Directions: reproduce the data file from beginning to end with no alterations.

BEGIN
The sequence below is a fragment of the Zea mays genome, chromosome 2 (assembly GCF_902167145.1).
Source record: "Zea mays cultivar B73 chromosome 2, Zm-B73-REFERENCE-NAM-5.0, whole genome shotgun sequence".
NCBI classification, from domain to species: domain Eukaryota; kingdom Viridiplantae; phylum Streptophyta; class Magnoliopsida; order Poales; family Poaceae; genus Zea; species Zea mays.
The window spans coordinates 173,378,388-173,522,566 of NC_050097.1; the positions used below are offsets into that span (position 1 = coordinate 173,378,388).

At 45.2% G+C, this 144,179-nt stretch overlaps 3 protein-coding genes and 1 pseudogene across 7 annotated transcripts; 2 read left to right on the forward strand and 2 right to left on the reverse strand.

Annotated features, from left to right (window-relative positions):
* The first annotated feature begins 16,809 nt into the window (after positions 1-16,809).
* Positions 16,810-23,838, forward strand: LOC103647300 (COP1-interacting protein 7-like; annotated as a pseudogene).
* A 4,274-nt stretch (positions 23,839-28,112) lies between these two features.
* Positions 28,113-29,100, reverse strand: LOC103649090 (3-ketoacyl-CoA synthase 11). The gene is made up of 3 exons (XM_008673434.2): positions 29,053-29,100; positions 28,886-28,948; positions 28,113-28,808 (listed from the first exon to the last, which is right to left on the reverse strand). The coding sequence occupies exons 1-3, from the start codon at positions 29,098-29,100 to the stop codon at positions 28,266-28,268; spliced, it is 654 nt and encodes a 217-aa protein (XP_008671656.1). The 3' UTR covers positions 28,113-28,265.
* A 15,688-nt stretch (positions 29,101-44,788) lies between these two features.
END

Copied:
The sequence below is a fragment of the Zea mays genome, chromosome 2 (assembly GCF_902167145.1).
Source record: "Zea mays cultivar B73 chromosome 2, Zm-B73-REFERENCE-NAM-5.0, whole genome shotgun sequence".
NCBI classification, from domain to species: domain Eukaryota; kingdom Viridiplantae; phylum Streptophyta; class Magnoliopsida; order Poales; family Poaceae; genus Zea; species Zea mays.
The window spans coordinates 173,378,388-173,522,566 of NC_050097.1; the positions used below are offsets into that span (position 1 = coordinate 173,378,388).

At 45.2% G+C, this 144,179-nt stretch overlaps 3 protein-coding genes and 1 pseudogene across 7 annotated transcripts; 2 read left to right on the forward strand and 2 right to left on the reverse strand.

Annotated features, from left to right (window-relative positions):
* The first annotated feature begins 16,809 nt into the window (after positions 1-16,809).
* Positions 16,810-23,838, forward strand: LOC103647300 (COP1-interacting protein 7-like; annotated as a pseudogene).
* A 4,274-nt stretch (positions 23,839-28,112) lies between these two features.
* Positions 28,113-29,100, reverse strand: LOC103649090 (3-ketoacyl-CoA synthase 11). The gene is made up of 3 exons (XM_008673434.2): positions 29,053-29,100; positions 28,886-28,948; positions 28,113-28,808 (listed from the first exon to the last, which is right to left on the reverse strand). The coding sequence occupies exons 1-3, from the start codon at positions 29,098-29,100 to the stop codon at positions 28,266-28,268; spliced, it is 654 nt and encodes a 217-aa protein (XP_008671656.1). The 3' UTR covers positions 28,113-28,265.
* A 15,688-nt stretch (positions 29,101-44,788) lies between these two features.